The title's terrific and I'm sure this campy Grimm horror/action/comedy concept sounded better on paper, particularly with funnyman Will Ferrell and his collaborator Adam McKay as producers.

As the twisted fairy tale unfolds, Hansel and Gretel are captured by a hideous witch after they've nibbled on her candy cottage. That's just the prologue, as now-adult Hansel (Jeremy Renner) explains. Fifteen years later, he and Gretel (Gemma Arterton) roam the Bavarian woods as wisecracking, revenge-seeking vigilantes, saving medieval towns from the wrath of prowling witches with their automatic cross-bows.

But now there's a Blood Moon, a kind of eclipse that makes witches impervious to fire. Led by the evil Sorceress Muriel (Famke Janssen), frenzied and ferociously empowered witches are snatching and imprisoning children from Augsburg for a black Sabbath sacrificial feast. The villagers are frantic, and bottles of milk have woodcut pictures of these missing kids on the labels. Just as Sheriff Berringer (Peter Stormare) organizes a witch hunt, Hansel and Gretel arrive on the scene, saving Mina (Pihla Vitala), who develops a yen for Hansel, while Gretel's stalked by Ben (Thomas Mann), who's read about her in newspapers. When she's unexpectedly saved by Edward (Derek Mears), a giant troll, Gretel learns long-kept secrets about her heritage.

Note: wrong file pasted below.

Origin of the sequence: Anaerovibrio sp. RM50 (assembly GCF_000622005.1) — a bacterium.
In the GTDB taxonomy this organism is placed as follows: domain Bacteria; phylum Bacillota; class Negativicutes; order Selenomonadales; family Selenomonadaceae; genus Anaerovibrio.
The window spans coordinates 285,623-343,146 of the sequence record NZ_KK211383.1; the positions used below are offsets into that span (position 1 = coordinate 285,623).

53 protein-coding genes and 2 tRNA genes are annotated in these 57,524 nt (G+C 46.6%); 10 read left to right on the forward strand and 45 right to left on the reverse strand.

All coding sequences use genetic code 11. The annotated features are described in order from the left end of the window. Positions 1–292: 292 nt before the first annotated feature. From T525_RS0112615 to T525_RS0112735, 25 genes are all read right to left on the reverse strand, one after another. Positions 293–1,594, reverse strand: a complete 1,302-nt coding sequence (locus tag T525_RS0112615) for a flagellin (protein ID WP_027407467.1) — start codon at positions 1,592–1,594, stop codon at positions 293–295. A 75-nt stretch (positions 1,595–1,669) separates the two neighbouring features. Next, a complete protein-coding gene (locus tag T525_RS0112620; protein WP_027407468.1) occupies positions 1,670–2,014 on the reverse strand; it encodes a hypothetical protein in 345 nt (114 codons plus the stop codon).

Written and directed by Norwegian-born Tommy Wirkola, best known for his comic horror "Dead Snow" (2009) about Nazi zombies, it's filled with ghouls, goblins and gutter-mouthed dialogue. In a perceptive moment, Wirkola makes Hansel diabetic, injecting himself with insulin to prevent "the sugar sickness" but that's never explored.

It's appalling to realize that Oscar-nominated Jeremy Renner went from "The Hurt Locker" to this leather-clad, bottom-of-the barrel drivel. Filmed in spring 2011, before Renner did "Marvel's The Avengers" or "The Bourne Legacy," it's sat on the shelf long enough to get stale.

On the Granger Movie Gauge of 1 to 10, "Hansel & Gretel: Witch Hunters" is a preposterous, blood-splattering 3, not even worth the price of admission, let alone the added 3-D surcharge.